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A retrospective study.
This is a study of the diagnosis and treatment of tuberculous spondylitis and pyogenic spondylitis in atypical cases.
There have been several reports about clinical, hematological, pathological and radiological findings to differentiate pyogenic & tuberculous spondylitis.
We screened 55 patients diagnosed with tuberculous spondylitis and pyogenic spondylitis from January 1999 to June 2003. There were seven cases where it was difficult to make an accurate diagnosis. We reviewed the clinical manifestation, laboratory tests, radiological findings and confirmed the diagnoses by the use of biopsies and/or clinical response to treatment.
Four cases, which were initially diagnosed as pyogenic spondylitis, had a clinical presentation of fever (37.4~38.5) on the day of hospitalization. These cases later turned out to be tuberculous spondylitis, as confirmed by an open biopsy and pathologic study. Three cases initially diagnosed as pyogenic spondylitis were treated with broad-spectrum antibiotics. Symptoms were aggravated in these cases, but improved after the use of an anti-tubercular drug. Bony union was observed in all cases in an averageof 4 months (range, 3~6 months).
In infectious spondylitis, it is important to establish an accurate diagnosis. An accurate diagnosis can be made by laboratory findings and by estimation of the response to treatment during follow-up. If there is no response or aggravation of symptoms despite treatment based on an initial diagnosis, the etiologic organism must be re-evaluated. A biopsy and observation of clinical response are needed to confirm the diagnosis.
The treatment of infectious spinal disease has recently progressed, but a delay in diagnosis (an average of 3 months), long duration of treatment (an average of 12 months) and financial concerns are the major problems in treatment1. Pyogenic spondylitis and tuberculous spondylitis are rare diseases, but they are major etiologies of infectious spondylitis, which can cause severe complications such as an irreversible neurological deficit and deformity in spinal alignment. Thus, accurate diagnosis in its early stage and proper antibiotic treatment based on identification of the infectious organism is required.
Though several studies have reported on the differential diagnosis between the two types of spondylitis based on clinical manifestation1-3, hematological tests, pathological tests and radiological tests, correct differentiation between the two diseases is still very difficult. We estimated the validity of differential diagnosis in seven selected cases: four cases that were initially diagnosed as tuberculous spondylitis and three cases that were initially diagnosed as pyogenic spondylitis. We reviewed the clinical, hematological, pathological and radiological characteristics.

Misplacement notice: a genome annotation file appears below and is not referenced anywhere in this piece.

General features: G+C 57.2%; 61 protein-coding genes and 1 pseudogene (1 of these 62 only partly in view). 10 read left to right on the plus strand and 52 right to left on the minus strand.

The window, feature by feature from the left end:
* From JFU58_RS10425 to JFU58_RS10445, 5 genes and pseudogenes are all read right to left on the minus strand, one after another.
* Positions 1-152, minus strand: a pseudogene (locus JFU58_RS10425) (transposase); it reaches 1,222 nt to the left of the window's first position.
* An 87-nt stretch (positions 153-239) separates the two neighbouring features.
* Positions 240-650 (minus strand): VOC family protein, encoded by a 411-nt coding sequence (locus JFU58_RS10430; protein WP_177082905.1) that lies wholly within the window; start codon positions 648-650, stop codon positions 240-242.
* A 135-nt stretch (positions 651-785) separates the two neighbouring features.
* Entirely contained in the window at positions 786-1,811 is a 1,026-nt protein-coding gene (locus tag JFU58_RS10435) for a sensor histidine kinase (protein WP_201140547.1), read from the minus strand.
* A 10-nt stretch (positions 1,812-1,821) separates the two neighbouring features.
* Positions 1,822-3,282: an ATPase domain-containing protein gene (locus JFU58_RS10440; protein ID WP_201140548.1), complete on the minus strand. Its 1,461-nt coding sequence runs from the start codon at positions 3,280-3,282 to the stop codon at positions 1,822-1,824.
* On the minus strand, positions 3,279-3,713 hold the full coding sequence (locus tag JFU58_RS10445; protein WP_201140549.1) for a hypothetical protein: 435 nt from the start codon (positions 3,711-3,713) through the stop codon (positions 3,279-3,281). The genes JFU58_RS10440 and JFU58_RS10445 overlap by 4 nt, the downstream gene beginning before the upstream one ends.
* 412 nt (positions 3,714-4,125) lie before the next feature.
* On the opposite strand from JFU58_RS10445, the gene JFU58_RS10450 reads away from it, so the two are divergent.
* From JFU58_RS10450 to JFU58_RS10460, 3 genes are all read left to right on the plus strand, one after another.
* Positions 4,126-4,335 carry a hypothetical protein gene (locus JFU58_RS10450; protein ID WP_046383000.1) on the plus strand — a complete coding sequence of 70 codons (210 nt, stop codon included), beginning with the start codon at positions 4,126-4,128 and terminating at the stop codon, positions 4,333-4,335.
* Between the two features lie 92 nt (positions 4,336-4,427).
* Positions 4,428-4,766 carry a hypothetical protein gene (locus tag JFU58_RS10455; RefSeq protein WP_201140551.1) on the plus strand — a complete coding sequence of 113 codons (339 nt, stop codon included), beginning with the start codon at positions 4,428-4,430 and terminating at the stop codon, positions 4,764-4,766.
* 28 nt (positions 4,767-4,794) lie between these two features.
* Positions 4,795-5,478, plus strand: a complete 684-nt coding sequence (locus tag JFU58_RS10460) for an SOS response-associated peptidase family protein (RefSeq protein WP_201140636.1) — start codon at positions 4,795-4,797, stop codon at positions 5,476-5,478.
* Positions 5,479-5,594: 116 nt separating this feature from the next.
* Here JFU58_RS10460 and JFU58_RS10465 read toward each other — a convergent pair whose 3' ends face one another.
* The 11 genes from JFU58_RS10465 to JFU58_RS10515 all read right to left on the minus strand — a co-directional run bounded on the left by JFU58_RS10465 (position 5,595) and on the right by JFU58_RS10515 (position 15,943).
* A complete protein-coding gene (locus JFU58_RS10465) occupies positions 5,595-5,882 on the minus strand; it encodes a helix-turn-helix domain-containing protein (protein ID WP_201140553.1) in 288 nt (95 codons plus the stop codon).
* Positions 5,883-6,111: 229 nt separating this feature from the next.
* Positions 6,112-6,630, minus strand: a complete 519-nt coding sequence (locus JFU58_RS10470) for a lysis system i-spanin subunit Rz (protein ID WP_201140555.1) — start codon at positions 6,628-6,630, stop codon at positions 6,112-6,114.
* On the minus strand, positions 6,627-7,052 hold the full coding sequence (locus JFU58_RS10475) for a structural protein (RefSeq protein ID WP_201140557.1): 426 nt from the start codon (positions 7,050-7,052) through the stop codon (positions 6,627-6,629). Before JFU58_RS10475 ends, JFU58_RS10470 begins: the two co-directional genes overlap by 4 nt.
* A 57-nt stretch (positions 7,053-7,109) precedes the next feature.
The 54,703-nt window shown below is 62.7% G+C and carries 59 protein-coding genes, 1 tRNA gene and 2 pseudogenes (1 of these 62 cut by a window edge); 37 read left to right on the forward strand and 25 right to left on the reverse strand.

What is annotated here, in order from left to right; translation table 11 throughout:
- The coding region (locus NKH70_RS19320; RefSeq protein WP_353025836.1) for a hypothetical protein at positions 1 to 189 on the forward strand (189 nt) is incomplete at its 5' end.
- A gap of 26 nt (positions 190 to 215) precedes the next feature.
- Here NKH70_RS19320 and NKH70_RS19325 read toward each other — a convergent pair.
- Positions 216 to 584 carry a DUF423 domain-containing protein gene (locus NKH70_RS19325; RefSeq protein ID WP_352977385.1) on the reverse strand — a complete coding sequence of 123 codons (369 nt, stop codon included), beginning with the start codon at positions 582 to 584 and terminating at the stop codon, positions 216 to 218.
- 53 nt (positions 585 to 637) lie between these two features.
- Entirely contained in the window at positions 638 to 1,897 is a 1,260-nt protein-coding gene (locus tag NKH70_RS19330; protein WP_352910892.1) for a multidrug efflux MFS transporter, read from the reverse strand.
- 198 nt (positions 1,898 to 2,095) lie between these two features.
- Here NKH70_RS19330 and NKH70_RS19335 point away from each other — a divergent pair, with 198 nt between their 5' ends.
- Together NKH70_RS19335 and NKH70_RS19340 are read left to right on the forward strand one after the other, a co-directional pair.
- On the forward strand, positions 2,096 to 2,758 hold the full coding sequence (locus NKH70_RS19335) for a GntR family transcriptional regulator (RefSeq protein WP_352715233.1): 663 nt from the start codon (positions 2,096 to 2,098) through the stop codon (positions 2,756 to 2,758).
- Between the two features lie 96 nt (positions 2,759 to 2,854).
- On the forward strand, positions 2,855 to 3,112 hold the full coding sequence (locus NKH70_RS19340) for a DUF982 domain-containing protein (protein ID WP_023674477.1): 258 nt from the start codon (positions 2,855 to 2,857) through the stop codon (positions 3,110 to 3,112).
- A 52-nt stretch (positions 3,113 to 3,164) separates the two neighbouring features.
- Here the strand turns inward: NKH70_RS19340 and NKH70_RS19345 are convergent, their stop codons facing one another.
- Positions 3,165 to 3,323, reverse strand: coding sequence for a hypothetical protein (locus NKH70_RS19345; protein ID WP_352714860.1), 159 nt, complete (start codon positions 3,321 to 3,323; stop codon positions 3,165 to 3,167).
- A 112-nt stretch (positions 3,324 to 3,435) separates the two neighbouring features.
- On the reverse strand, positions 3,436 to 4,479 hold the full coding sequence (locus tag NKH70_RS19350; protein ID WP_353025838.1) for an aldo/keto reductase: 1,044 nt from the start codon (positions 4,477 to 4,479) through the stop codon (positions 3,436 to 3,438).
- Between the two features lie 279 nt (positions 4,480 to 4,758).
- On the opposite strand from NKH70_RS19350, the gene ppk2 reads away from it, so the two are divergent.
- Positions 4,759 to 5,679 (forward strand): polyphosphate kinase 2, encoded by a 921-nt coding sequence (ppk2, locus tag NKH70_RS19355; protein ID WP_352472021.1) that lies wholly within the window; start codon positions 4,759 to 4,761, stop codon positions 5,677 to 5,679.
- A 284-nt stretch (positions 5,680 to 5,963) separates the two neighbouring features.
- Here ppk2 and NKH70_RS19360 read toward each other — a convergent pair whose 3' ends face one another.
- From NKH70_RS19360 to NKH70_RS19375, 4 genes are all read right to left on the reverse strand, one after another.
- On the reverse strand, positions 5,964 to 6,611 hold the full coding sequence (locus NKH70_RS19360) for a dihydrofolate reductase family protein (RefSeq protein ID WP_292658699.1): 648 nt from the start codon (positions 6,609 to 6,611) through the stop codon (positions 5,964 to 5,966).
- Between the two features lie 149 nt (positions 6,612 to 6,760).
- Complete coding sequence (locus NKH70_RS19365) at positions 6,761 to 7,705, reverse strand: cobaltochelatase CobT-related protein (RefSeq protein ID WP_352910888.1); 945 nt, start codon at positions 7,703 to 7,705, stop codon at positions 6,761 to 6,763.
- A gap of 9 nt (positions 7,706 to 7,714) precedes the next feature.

Four cases that were initially diagnosed as pyogenic spondylitis but were finally confirmed to be tuberculous spondylitis were placed in Group 1, and 3 cases that were initially diagnosed as tuberculous spondylitis but confirmed as pyogenic spondylitis were placed in Group 2. We compared Group 1 and Group 2 patients for clinical manifestations, hematological findings, pathological findings and radiological findings. The average age of the patients was 51 years (range, 29~67 years); three patients were male and four patients were female. The most commonly affected site was the thoracolumbar spine (4 cases), followed by 2 the lumbar spine (2 cases) and the thoracic spine (1 case) (Table 1). We made a diagnosis based on clinical manifestations, a hematological examination including measurement of the erythrocyte sedimentation rate (ESR), level of C-reactive protein (CRP) and the use of radiological tests such as X-rays, a bone scan and MRI. Two cases were confirmed by a biopsy and the remaining five cases were confirmed by monitoring clinical symptoms and the laboratory tests while switching medication between anti-tubercular agents and other antibiotics. For Group 1, two patients were treated with resection of the affected site and posterolateral instrumentation and the other patients were treated with bed rest for more than 3 weeks, high alimentation, bracing and anti-tubercular medication. For Group 2, all patients were treated with bed rest for more than 4 weeks, high alimentation, bracing and the administration of intravenous antibiotics that were switched to oral medication after 2 months For Group 1, all patients underwent anti-tubercular combination therapy containing four drugs for more than 12 months and were followed-up for 20 months. For Group 2, we prescribed second-generation cephalosporins with combined aminoglycoside and the patients were followed-up for 24 months.